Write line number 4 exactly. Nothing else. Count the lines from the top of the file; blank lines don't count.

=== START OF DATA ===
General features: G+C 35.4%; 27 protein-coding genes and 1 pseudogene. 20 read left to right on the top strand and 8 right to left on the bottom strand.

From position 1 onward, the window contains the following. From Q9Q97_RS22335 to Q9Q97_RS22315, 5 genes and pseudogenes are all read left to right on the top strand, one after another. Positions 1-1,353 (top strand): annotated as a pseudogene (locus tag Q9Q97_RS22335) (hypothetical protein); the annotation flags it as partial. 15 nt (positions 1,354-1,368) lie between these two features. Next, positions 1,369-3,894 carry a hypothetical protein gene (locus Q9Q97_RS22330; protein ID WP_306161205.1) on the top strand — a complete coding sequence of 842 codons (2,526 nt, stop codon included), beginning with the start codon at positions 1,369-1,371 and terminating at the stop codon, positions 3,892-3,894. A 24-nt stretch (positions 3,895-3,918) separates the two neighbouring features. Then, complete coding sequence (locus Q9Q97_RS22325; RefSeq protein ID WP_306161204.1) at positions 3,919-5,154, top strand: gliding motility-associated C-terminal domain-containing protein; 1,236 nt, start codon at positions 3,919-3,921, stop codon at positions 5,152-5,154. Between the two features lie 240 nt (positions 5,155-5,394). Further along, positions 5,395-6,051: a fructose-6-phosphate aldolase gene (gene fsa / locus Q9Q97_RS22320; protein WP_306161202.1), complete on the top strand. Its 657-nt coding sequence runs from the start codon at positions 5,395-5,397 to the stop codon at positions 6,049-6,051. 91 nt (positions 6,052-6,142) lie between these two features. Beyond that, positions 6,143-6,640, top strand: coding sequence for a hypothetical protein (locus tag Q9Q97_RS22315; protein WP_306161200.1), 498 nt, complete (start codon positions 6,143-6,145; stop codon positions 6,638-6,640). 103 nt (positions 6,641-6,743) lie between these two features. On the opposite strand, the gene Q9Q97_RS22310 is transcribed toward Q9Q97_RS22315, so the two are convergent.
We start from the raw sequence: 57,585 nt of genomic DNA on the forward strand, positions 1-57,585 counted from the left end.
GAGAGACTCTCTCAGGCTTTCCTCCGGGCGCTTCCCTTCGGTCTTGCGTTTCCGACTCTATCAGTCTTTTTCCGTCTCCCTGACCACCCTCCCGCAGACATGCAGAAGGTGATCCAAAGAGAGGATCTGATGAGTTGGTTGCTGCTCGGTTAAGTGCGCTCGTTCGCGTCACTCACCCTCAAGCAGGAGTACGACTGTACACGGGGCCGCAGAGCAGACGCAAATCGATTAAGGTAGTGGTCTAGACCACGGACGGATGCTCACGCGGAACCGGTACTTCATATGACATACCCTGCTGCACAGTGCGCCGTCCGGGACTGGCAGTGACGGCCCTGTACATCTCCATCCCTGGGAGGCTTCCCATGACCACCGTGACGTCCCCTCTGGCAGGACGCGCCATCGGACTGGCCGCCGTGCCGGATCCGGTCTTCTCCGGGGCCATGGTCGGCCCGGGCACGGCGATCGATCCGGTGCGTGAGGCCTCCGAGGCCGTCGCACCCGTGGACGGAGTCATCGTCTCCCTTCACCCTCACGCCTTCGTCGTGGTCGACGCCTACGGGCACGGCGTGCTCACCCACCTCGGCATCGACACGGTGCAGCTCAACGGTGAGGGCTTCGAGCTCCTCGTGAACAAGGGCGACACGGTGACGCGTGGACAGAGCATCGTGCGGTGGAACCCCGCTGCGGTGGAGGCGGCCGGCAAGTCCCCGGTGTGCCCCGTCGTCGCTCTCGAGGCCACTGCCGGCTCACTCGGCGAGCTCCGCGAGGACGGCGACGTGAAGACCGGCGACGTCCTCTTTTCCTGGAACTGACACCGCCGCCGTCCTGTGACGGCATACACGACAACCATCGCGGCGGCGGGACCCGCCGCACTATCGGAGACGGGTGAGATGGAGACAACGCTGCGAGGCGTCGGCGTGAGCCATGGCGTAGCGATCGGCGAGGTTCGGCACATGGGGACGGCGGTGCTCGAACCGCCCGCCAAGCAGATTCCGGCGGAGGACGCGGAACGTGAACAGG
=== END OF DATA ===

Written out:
GAGAGACTCTCTCAGGCTTTCCTCCGGGCGCTTCCCTTCGGTCTTGCGTTTCCGACTCTATCAGTCTTTTTCCGTCTCCCTGACCACCCTCCCGCAGACATGCAGAAGGTGATCCAAAGAGAGGATCTGATGAGTTGGTTGCTGCTCGGTTAAGTGCGCTCGTTCGCGTCACTCACCCTCAAGCAGGAGTACGACTGTACACGGGGCCGCAGAGCAGACGCAAATCGATTAAGGTAGTGGTCTAGACCACGGACGGATGCTCACGCGGAACCGGTACTTCATATGACATACCCTGCTGCACAGTGCGCCGTCCGGGACTGGCAGTGACGGCCCTGTACATCTCCATCCCTGGGAGGCTTCCCATGACCACCGTGACGTCCCCTCTGGCAGGACGCGCCATCGGACTGGCCGCCGTGCCGGATCCGGTCTTCTCCGGGGCCATGGTCGGCCCGGGCACGGCGATCGATCCGGTGCGTGAGGCCTCCGAGGCCGTCGCACCCGTGGACGGAGTCATCGTCTCCCTTCACCCTCACGCCTTCGTCGTGGTCGACGCCTACGGGCACGGCGTGCTCACCCACCTCGGCATCGACACGGTGCAGCTCAACGGTGAGGGCTTCGAGCTCCTCGTGAACAAGGGCGACACGGTGACGCGTGGACAGAGCATCGTGCGGTGGAACCCCGCTGCGGTGGAGGCGGCCGGCAAGTCCCCGGTGTGCCCCGTCGTCGCTCTCGAGGCCACTGCCGGCTCACTCGGCGAGCTCCGCGAGGACGGCGACGTGAAGACCGGCGACGTCCTCTTTTCCTGGAACTGACACCGCCGCCGTCCTGTGACGGCATACACGACAACCATCGCGGCGGCGGGACCCGCCGCACTATCGGAGACGGGTGAGATGGAGACAACGCTGCGAGGCGTCGGCGTGAGCCATGGCGTAGCGATCGGCGAGGTTCGGCACATGGGGACGGCGGTGCTCGAACCGCCCGCCAAGCAGATTCCGGCGGAGGACGCGGAACGTGAACAGG